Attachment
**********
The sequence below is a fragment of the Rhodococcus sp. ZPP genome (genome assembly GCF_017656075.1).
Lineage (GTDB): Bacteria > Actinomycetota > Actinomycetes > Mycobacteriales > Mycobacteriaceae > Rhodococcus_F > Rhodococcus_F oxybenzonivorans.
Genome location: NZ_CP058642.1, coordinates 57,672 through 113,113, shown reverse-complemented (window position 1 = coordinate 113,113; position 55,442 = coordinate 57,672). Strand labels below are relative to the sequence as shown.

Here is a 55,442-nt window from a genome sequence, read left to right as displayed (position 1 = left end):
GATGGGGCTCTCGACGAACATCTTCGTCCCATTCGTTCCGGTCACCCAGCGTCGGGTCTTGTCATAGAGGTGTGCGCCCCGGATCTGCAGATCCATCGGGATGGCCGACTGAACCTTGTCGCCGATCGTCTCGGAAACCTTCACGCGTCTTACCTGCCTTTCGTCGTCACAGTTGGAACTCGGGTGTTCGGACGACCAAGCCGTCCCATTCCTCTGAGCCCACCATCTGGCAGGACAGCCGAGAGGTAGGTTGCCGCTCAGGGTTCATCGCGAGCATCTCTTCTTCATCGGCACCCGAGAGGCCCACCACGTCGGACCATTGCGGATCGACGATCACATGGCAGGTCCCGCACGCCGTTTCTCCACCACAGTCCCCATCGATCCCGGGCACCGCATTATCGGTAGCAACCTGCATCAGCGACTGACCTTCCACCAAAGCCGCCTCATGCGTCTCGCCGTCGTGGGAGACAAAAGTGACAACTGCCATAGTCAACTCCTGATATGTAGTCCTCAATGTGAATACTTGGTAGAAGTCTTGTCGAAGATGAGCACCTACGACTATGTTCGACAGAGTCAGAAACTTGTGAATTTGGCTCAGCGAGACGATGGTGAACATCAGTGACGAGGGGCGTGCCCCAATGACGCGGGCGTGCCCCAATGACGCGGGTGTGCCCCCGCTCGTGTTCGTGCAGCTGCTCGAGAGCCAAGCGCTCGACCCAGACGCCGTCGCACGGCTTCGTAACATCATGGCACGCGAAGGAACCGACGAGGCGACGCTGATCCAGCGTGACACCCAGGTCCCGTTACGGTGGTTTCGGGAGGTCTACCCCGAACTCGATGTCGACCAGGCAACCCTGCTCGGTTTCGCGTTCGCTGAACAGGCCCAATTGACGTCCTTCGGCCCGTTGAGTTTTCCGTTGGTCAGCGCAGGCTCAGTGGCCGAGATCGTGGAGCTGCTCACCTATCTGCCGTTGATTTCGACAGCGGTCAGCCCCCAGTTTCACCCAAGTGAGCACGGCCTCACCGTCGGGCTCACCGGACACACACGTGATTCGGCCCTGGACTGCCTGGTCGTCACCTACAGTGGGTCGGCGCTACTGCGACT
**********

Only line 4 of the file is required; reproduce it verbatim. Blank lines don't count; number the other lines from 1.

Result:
Here is a 55,442-nt window from a genome sequence, read left to right as displayed (position 1 = left end):